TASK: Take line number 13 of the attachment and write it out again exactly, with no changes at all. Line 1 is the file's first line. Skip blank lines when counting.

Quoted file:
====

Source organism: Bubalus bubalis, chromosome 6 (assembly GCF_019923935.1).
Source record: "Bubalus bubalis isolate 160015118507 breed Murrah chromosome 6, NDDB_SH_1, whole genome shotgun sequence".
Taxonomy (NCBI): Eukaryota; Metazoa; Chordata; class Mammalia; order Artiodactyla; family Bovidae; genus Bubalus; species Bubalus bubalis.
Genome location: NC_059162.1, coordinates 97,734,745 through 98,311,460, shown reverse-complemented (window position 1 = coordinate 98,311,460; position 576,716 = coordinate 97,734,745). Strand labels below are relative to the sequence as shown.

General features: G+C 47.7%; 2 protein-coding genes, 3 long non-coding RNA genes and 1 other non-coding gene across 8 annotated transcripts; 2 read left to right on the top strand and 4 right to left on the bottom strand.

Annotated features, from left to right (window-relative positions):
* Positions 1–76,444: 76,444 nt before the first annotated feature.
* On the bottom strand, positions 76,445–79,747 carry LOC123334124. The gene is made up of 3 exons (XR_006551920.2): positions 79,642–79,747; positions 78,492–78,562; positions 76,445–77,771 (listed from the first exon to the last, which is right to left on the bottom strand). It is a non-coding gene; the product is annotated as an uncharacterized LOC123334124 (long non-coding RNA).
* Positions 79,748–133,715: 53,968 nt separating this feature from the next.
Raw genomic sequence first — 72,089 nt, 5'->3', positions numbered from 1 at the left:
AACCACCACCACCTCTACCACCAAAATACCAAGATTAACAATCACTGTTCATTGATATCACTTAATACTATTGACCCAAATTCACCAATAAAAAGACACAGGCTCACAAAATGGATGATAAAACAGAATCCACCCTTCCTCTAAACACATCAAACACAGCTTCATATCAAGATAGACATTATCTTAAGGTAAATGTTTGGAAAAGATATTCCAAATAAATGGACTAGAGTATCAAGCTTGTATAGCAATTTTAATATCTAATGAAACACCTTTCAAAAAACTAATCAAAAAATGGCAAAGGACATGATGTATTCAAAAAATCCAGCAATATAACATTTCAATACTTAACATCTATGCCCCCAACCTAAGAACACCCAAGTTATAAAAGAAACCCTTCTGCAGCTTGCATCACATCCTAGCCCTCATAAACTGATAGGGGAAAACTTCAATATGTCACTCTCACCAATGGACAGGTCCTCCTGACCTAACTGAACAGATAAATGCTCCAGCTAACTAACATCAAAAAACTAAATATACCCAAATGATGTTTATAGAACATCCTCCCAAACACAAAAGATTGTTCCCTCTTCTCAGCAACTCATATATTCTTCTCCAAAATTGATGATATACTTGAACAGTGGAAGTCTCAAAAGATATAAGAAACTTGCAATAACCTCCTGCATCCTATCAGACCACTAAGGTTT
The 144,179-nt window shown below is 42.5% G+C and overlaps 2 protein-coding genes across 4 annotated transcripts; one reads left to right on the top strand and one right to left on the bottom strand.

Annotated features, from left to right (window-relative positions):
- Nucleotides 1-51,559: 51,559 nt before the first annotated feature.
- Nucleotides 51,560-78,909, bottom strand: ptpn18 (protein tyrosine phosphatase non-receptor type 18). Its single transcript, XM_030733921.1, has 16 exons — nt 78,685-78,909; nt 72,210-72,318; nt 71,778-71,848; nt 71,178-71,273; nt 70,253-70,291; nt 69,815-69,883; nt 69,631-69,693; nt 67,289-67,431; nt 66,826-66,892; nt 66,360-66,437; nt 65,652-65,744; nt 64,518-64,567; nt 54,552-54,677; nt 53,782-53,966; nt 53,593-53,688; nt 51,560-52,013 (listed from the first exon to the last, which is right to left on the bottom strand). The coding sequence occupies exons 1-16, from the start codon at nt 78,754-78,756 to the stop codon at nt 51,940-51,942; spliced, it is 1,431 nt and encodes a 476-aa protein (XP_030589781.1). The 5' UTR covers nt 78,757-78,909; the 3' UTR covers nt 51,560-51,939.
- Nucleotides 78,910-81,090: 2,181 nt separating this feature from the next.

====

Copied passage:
Annotated features, from left to right (window-relative positions):